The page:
Let’s face it, you’re most likely not one of those guys who has every tool for every job. Caught yourself trying to pry something open with a pen or a fork lately? We’d say you’re in the market for a handy all-in-one multi-tool. Sure, it won’t come close to fixing everything, but in a pinch, it’s a great “go-to” instrument that could make a difference (especially if your tool kit comes from the local pharmacy).
Multi-tools have been completing odd jobs since the original Leatherman PST (Pocket Survival tool) came out in 1983. As good as the PST was, multi-tools (or multi-pliers) have come a long way since then, today varying in size, tool type and count. Some are even specialized for gunsmiths and electricians. In our quest to find the best, though, we also discovered that many manufacturers have abandoned their multi-tool production due to poor sales. We call it “thinning the herd”, and it’s actually for the better, as the ones that survive tend to be the most user-friendly and the hardiest. Ready to become a Renaissance handyman of honey-do lists? Here are the best full-sized multi-tools on the market today.
Gerber Bear Grylls Ultimate Multi-tool
Best Survival Multi-Tool
Bear Grylls may not be on the Discovery Channel anymore, but that doesn’t mean he isn’t still a survival expert. His name goes right on one of Gerber’s best multi-tools, and it’s outfitted with 12 stainless steel tools that will help you do more than just get by in the field. The handles are coated in grippy rubber to minimize slippage, and each one of the tools utilizes the Safe.T.Plus System, which locks the tool in place. Included in the Ultimate are key items like spring-loaded needle-nose pliers, plain and serrated blades, a saw blade, wire cutters and scissors. And just so you don’t feel totally alone in the cruel wilderness, Gerber includes survival instructions in the military-grade nylon sheath.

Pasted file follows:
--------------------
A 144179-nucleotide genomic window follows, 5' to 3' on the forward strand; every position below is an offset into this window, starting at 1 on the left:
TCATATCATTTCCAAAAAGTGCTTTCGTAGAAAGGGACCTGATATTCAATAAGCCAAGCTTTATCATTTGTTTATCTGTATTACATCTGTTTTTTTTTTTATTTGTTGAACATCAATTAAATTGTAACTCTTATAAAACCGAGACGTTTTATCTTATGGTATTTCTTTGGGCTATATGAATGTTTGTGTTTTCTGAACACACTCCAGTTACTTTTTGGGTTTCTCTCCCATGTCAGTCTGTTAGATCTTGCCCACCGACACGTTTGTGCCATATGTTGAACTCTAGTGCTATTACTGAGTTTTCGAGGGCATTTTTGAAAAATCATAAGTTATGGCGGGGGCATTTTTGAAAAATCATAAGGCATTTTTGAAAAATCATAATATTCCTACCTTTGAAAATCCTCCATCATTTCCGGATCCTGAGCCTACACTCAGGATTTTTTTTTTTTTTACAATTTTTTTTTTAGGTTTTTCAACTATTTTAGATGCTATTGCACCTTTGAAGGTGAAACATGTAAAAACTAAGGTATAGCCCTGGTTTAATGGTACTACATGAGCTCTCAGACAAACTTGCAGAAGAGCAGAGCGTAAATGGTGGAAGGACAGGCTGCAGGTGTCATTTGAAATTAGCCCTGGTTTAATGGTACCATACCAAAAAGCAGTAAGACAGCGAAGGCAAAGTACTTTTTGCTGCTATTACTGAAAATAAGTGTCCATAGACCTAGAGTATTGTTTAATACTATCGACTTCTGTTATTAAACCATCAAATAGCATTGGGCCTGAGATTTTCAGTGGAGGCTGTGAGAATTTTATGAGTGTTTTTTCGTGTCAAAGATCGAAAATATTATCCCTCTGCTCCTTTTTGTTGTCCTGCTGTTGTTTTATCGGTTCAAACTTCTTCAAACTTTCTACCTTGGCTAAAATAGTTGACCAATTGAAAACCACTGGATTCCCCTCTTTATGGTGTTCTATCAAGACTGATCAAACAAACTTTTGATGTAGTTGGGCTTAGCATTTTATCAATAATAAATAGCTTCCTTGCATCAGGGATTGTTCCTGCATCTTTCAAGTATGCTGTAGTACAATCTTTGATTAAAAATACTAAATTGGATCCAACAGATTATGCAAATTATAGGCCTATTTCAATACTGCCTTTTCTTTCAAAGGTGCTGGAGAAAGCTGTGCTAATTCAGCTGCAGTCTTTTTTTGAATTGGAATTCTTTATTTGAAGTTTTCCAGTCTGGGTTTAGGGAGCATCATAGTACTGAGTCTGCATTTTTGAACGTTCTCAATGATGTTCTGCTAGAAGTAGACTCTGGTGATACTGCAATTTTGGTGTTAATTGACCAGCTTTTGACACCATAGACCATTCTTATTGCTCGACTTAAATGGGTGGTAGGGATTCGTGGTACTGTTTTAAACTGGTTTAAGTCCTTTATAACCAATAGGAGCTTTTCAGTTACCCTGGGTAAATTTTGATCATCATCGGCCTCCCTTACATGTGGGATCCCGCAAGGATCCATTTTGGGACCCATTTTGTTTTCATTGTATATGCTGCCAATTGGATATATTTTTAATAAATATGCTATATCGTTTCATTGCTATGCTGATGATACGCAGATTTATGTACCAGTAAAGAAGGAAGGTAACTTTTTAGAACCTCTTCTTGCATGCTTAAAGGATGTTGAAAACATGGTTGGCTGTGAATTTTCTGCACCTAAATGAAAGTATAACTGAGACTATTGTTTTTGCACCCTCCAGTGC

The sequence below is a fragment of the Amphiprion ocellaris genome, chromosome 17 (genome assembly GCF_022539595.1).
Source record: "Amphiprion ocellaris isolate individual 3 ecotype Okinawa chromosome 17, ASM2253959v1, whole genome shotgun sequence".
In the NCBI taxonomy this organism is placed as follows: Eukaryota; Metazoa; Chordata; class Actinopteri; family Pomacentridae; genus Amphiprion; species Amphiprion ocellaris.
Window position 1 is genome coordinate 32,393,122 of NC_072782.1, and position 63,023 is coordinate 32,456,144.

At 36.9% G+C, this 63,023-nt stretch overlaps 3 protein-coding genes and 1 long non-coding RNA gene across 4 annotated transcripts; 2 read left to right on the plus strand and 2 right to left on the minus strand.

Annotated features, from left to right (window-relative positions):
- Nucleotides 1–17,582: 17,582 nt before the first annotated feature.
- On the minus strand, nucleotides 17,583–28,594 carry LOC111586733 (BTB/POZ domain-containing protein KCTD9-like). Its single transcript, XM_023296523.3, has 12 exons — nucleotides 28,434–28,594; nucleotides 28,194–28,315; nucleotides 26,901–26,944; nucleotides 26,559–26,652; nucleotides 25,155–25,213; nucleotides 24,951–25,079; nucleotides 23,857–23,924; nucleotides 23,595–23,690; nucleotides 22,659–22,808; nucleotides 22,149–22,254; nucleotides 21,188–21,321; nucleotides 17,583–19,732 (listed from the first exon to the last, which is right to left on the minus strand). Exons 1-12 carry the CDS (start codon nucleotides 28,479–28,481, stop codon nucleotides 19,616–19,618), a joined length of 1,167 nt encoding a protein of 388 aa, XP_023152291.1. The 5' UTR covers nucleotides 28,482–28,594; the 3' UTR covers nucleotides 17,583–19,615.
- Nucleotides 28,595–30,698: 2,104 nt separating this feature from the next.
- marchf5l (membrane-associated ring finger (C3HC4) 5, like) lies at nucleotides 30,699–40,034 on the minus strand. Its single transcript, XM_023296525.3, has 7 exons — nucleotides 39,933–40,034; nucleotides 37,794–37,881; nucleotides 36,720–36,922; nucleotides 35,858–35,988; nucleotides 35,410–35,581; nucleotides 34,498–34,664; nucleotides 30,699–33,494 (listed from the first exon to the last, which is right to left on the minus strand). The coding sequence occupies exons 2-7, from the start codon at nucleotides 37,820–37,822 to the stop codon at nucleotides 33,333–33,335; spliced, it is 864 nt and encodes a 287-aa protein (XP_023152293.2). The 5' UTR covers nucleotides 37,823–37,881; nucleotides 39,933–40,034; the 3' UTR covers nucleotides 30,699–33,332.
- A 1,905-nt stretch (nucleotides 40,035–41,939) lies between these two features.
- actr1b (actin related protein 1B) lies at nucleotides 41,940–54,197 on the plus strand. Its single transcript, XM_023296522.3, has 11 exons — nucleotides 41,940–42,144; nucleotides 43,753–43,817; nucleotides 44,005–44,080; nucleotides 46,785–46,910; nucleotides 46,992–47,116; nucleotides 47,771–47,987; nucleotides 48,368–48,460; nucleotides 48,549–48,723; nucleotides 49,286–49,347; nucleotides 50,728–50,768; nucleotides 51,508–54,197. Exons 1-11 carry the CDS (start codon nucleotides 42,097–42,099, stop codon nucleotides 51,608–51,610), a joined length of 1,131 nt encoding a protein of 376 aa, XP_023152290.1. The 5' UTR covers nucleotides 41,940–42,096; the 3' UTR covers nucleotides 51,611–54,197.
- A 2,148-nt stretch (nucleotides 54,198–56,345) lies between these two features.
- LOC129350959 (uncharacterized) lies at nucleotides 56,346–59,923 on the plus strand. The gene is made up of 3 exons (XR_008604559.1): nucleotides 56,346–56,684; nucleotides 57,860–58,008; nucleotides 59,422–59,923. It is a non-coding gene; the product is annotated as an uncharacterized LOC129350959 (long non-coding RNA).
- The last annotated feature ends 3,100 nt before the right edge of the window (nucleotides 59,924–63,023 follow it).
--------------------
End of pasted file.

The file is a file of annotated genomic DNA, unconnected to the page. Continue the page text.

Best Tool Box Multi-Tool:The Baladeo Locker’s name suits it well. Along with having standard multi-tool components like pliers, a knife, a saw, scissors and a can opener, the socket end of the tool also accommodates a host of included bits like flathead and Phillips screwdrivers (and even hard-to-find Torx bits) for a total of 18 separate tools. All of the tools are made with 2CR13 corrosion-resistant stainless steel, and the comfortable curved handles are made of coated aluminum. Sure, it won’t replace your entire toolbox, but it also doesn’t weigh 50 pounds.
Best Bargain Multi-Tool: If you haven’t heard of Tekton, don’t scoff. Although they don’t have the cache of the big boys, they do offer a great tool for a fraction of the price. The sub-$20 multi-tool has handles made from strong anodized aluminum and each tool is made from corrosion-resistant stainless steel. And, just so you know they didn’t scrimp elsewhere, the pliers are spring loaded for one-handed convenience. The Tekton comes with three screwdrivers (two flathead, one Phillips), as well as wire cutters, a saw, a file and that all-important can/bottle opener to crack open your reward for a job well done.
Power Tech Fire Talon
Best Big-Handed Multi-Tool: If you’ve got T. rex arms, this probably isn’t the multi-tool for you. The Power Tech Fire Talon’s bigger size ensures a firmer grip for tougher tasks, and the handle inserts are made of grippy rubber for even more security. The Fire Talon is built using heavy-duty black oxide stainless steel, so it looks stealthy and remains strong. In addition to spring-loaded needle-nose pliers, wire cutters, a stripper and a combo edge knife blade, the Fire Talon comes with two LED flashlights, one at each end of the tool for maximum operating visibility. Which, of course, gives you no more excuses to quit once the sun goes down.
Best Man Jewelry Multi-Tool: Chalk it up as both radical and impressive, the Leatherman Tread ($150-$200) is the multi-tool you can take just about anywhere a bladed multi-tool can’t go. (It even meets TSA requirements.) The bracelet tool, which comes in both stainless steel and black finishes, has a total of 25 tools in its nine links — including Allen wrenches, screwdrivers, hex drivers, a cutting hook and even a glass-breaker. And it can be sized and customized to meet your needs. Just take off the bracelet, fold it to reveal the tool you need and put it to use. When you’re finished, it simply goes back on your wrist. Leatherman is also planning to make an optional watch for the Tread, made with stainless steel, sapphire glass, a rotating bezel and Swiss quartz movement. What will they think of next?